algorithm that is available) using the Russell corpus, where V is the number

of distinct words in the corpus. Note that for HMM, you NOT use character

level encoding, because it may yield totally meaningless results, although the

transition matrices associated with it will be way smaller (you are welcome

to try it). Generate 200 words using the model and comment on its meaningfulness.

Extra extra practice: can you train a higher order HMM (i.e. an

HMM that assumes dependency on more than one previous state) to get a

better model?

2. (Deep) CNNs for Image Colorization

(a) This assignment uses a convolutional neural network for image colorization which

turns a grayscale image to a colored image.5 By converting an image to grayscale,

we loose color information, so converting a grayscale image back to a colored

version is not an easy job. We will use the CIFAR-10 dataset. Downolad the

dataset from http://www.cs.toronto.edu/~kriz/cifar-10-python.tar.gz.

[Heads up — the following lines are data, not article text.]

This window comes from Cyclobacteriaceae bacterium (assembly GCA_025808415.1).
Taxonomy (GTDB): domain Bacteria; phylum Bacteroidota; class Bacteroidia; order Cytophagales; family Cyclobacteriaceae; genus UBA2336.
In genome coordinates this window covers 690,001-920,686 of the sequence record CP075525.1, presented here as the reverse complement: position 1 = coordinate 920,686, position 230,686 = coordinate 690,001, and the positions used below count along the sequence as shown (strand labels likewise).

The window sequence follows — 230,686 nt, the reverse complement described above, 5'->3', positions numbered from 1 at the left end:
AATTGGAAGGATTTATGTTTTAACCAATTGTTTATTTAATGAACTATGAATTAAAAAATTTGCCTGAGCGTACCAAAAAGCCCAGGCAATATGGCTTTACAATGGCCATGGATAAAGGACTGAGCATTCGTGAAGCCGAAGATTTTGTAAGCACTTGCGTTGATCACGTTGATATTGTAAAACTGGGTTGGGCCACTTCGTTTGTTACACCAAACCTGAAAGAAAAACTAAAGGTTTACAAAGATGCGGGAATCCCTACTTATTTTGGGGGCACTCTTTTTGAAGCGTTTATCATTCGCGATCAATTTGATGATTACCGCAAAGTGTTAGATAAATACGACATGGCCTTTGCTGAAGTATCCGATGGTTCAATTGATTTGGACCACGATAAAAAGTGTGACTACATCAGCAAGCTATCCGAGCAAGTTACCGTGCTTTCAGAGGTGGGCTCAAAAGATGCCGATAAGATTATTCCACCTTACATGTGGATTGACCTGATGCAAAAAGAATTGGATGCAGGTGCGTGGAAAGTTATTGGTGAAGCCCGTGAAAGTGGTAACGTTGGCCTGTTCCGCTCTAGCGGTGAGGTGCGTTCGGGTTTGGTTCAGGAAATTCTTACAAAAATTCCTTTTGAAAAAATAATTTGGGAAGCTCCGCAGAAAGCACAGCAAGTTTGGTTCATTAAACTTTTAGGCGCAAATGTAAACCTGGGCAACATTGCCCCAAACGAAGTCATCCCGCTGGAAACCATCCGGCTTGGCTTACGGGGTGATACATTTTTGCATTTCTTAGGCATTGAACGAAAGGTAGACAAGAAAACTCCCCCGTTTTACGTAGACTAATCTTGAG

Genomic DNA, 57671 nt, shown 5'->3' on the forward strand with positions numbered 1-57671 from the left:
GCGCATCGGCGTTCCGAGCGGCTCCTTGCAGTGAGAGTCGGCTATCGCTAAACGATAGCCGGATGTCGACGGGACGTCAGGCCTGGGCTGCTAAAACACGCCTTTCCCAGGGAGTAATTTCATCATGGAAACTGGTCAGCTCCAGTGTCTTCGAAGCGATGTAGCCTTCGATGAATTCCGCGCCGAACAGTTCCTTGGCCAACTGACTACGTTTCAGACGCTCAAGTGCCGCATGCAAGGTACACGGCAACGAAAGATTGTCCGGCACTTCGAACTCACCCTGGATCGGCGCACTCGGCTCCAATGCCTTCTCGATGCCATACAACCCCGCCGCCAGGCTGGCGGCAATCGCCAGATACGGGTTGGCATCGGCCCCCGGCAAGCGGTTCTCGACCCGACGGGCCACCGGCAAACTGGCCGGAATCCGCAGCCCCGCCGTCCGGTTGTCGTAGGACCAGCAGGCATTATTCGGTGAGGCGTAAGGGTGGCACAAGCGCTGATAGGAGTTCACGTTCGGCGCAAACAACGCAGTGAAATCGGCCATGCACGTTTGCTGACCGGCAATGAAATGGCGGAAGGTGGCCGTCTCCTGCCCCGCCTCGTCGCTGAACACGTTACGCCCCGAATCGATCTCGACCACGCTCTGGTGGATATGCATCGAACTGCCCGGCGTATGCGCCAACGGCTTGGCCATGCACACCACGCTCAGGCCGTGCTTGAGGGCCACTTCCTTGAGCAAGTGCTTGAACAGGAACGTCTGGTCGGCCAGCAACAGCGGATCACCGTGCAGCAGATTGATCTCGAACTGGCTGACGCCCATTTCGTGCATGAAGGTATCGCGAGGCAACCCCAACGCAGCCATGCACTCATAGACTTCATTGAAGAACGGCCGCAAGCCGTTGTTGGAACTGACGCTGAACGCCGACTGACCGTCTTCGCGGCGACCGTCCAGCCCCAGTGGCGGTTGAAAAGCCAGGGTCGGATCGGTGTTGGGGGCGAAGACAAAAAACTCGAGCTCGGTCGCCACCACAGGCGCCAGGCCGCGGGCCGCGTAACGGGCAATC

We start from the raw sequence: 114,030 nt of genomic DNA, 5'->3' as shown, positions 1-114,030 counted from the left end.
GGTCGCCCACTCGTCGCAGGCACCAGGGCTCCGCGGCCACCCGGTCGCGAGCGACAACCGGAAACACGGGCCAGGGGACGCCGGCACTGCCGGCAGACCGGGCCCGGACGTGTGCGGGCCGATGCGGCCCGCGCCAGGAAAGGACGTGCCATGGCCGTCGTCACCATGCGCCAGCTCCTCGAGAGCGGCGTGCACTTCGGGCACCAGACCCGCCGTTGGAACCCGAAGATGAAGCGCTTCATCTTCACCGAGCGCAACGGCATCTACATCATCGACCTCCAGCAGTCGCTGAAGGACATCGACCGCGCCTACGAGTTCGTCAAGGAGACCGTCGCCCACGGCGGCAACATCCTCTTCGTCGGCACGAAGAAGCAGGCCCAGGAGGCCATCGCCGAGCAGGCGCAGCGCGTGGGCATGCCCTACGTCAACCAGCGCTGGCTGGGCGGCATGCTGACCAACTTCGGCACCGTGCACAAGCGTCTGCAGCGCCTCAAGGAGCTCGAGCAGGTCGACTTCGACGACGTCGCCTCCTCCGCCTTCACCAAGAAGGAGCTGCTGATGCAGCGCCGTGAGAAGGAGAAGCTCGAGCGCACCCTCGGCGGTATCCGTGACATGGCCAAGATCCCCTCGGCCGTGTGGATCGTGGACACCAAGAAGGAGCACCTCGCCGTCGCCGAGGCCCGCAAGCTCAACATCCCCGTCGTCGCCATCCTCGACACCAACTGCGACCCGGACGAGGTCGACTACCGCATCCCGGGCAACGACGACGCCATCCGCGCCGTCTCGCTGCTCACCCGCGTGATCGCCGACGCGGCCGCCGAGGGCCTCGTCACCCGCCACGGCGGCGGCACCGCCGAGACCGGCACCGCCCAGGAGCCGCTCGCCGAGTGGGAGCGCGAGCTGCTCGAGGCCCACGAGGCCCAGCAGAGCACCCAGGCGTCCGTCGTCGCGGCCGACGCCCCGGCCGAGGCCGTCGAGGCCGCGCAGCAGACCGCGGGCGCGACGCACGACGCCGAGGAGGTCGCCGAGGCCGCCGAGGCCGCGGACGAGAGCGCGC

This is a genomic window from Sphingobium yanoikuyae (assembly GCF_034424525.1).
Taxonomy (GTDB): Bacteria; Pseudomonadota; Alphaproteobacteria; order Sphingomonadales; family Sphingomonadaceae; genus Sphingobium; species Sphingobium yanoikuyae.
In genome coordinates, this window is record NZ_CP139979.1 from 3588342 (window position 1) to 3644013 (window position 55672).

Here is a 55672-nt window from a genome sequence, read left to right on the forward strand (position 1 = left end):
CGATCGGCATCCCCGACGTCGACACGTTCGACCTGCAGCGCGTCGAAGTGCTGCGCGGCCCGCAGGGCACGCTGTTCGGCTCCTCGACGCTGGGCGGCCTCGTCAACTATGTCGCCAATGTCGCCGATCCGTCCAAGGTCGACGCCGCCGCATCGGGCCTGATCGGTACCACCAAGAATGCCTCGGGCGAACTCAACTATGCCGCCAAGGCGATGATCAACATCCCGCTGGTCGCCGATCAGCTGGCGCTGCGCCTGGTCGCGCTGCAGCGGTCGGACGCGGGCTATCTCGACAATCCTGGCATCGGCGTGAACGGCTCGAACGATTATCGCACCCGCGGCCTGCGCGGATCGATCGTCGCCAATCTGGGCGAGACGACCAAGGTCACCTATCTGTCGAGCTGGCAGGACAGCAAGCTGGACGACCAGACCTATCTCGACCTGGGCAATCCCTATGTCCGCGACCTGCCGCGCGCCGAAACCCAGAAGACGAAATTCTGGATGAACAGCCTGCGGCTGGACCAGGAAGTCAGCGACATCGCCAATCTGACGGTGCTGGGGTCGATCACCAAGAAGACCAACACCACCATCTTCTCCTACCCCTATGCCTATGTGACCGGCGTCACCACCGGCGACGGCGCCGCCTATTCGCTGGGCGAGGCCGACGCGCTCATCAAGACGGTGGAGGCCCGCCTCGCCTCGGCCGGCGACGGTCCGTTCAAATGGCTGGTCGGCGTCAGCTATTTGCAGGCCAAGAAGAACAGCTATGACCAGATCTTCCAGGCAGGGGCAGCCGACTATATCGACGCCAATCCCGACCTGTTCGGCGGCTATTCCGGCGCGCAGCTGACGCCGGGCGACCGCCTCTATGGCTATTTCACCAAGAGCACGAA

(b) From the train and test dataset, extract the class birds. We will focus on this

class, which has 6000 members.

(c) Those 6000 images have 6000 × 32 × 32 pixels. Choose at least 10% of the pixels

randomly. It is strongly recommended that you choose a large number or all of

the pixels. You will have between P = 614400 and P = 6144000 pixels. Each

pixel is an RGB vector with three elements.

(d) Run k-means clustering on the P vectors using k = 4. The centers of the clusters

will be your main colors. Convert the colored images to k-color images by converting

each pixel’s value to the closest main color in terms of Euclidean distance.

These are the outputs of your network, whose each pixel falls in one of those k

classes.6

(e) Use any tool (e.g., openCV or scikit-learn) to obtain grayscale 32 × 32 × 1 images

from the original 32 × 32 × 3 images. The grayscale images are inputs of your